“Honey Boy” is both brave and admirable, even if hard to reconcile. [Film Fest 919]

The world is a cruel place, and we are a cruel people within it. We love to put others down for the sake of making our own selves feel better, and we’ve all done it at some point or another. We laughed at Britney Spears when she shaved her head, we slut-shamed Monica Lewinsky for literal decades, and we pigeonholed Shia LaBeouf as just another child star went bad when his legal troubles started. We place all this blame on an individual with no question as to what events or circumstances might have led someone to do such a thing or the people that might have pressured them into becoming who they are. This is not a new phenomenon, but the act of people taking back the narrative of their trauma and struggle is something that we as a society have been more receptive to hear in the advent of social media and the #MeToo movement. Honey Boy, the directorial debut for music video director Alma Har’el, also marks the screenwriting debut for LaBeouf, who tells a semi-autobiographical story of a child actor found in the same circumstances as he, and the abusive father that led him down this path. It’s an admirable and brave move on the part of LaBeouf, who seeks to reclaim the narrative about his career, and takes the tough road of playing the role of his own father in the film.

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Noah Jupe in Alma Har’el’s HONEY BOY. Photo courtesy of Amazon Studios.

Otis (Noah Jupe in flashbacks, Lucas Hedges in present-day) is a child-star turned young adult actor who finds himself in legal trouble after a third DUI arrest. To avoid jail time, he must attend a stint in rehab to help cope with his substance abuse. During this time, Otis is forced to relive his childhood as a young actor living with his abusive, alcoholic, veteran father, James (Shia LaBeouf) in a motel. Otis must reconcile with his stolen childhood through vignettes of physical and mental abuse, isolation, and his complicated relationship with a character only known as Shy Girl (FKA Twigs), a prostitute who lives across the parking lot from him at the motel.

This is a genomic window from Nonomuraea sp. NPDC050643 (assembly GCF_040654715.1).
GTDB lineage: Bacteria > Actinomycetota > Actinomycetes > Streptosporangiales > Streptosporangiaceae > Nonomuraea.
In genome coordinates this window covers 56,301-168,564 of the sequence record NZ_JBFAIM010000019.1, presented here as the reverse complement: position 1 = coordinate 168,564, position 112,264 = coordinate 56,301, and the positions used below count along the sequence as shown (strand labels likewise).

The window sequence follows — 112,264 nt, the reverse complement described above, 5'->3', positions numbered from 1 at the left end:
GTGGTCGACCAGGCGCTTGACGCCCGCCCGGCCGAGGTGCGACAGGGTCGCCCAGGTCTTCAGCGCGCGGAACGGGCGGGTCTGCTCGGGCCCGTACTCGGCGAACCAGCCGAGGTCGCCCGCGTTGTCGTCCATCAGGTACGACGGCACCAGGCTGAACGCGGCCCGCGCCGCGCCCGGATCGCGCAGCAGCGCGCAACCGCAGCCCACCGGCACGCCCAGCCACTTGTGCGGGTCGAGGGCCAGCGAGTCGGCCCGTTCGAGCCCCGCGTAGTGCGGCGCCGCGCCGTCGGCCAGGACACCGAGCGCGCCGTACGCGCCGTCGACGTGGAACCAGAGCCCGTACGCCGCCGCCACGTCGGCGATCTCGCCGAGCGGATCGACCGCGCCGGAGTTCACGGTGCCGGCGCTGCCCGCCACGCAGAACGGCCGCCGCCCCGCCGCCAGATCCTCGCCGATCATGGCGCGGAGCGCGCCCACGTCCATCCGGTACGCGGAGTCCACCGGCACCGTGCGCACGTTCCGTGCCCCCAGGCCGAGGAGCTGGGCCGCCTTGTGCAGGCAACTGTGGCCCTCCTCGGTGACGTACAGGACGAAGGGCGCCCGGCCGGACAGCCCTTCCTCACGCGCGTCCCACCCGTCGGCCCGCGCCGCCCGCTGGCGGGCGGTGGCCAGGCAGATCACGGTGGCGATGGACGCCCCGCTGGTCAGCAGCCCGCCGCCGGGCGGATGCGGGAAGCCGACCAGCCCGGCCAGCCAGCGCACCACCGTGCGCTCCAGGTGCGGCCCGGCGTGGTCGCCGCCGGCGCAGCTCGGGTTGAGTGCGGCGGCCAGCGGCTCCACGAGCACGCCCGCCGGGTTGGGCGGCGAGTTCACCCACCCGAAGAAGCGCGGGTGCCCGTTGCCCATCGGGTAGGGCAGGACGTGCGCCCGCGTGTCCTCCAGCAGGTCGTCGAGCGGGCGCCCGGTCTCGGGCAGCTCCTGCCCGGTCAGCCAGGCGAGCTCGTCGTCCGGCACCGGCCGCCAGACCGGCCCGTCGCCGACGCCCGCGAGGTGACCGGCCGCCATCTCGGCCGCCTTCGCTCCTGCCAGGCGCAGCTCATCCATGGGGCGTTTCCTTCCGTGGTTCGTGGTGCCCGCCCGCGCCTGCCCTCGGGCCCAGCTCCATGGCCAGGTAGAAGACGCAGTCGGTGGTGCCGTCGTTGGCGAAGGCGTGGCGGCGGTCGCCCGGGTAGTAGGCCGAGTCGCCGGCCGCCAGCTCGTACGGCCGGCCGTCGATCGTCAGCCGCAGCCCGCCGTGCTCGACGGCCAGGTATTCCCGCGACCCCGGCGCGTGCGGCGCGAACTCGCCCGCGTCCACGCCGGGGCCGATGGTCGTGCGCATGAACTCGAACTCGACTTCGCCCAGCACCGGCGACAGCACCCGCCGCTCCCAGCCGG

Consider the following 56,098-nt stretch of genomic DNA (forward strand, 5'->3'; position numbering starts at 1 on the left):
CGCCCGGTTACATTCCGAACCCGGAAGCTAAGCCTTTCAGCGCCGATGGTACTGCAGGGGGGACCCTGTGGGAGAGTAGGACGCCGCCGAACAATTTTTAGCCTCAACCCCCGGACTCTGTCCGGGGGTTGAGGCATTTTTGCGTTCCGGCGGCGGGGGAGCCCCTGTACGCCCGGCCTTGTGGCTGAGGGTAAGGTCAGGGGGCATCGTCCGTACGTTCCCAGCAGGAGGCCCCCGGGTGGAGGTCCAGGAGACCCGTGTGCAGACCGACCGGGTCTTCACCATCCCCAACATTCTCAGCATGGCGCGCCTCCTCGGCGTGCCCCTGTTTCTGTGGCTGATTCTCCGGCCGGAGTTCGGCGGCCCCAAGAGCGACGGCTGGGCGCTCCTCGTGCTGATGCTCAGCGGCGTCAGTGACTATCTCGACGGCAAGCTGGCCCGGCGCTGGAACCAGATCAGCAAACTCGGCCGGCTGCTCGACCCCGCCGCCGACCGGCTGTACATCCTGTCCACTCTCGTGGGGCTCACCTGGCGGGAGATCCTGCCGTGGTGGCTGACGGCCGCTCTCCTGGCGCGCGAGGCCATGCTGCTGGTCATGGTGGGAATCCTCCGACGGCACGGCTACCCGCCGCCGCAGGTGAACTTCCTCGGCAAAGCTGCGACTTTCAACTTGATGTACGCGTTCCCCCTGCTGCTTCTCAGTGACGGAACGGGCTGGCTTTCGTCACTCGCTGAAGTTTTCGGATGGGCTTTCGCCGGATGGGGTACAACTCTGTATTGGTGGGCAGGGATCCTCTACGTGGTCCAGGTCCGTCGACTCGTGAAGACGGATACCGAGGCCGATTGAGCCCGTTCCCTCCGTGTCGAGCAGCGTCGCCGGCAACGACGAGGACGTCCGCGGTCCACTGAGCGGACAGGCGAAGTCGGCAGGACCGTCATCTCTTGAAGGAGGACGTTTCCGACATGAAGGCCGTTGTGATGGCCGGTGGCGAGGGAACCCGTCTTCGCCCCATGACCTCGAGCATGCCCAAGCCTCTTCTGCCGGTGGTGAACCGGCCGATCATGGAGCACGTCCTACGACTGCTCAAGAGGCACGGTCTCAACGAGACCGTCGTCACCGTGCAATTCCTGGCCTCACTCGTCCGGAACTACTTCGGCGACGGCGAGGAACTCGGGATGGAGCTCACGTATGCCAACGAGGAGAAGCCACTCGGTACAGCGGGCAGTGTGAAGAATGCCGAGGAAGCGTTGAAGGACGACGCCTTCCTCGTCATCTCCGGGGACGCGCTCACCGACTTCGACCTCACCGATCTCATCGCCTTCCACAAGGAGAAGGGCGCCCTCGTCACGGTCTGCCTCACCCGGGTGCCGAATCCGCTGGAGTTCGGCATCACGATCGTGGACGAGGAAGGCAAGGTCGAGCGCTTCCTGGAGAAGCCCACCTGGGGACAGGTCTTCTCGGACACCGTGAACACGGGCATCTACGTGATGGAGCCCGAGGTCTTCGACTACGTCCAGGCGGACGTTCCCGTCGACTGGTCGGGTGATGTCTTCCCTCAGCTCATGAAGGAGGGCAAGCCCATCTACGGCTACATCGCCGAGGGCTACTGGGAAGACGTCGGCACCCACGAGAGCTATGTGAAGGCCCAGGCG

Lucas Hedges in Alma Har’el’s HONEY BOY. Photo courtesy of Amazon Studios.

Much like LaBeouf with his father in the film, it’s hard to really reconcile with Honey Boy much of the time. It’s a film that doesn’t look to entertain, but rather to explain, and it does a very admirable job in doing so. It makes everything surrounding LaBeouf’s adult life make sense, while never looking to excuse him for his less-than-pleasant actions. The film doesn’t make you want to feel guilty by giving you this explanation upfront, but it’s an unfortunate by-product of the film’s content in general. Even if the film hadn’t been based on a true story, Honey Boy is not a film that makes you feel good by any means. That leads a lot of the film, admirable as it may be, to feel like a slog.

That’s not to say that Honey Boy doesn’t have its good parts to it. For one, the acting in it is pretty incredible, with some truly moving stuff from LaBeouf and Jupe, who play two very different, but very troubled characters in their own right. The chemistry between the two actors is second-to-none, with a strange, off-and-on dynamic that only could be written by a person at the hand of such abuse. LaBeouf, primarily, gives a pretty unsettling performance as his own father, something that had to have been equally painful and cathartic to put together as an actor, but it exists as some of his best work to date. Hedges, despite being shortchanged for screen time, does a pretty good job doing his best Shia LaBeouf impersonation, which feels equally impressive and a bit pantomime at the same time.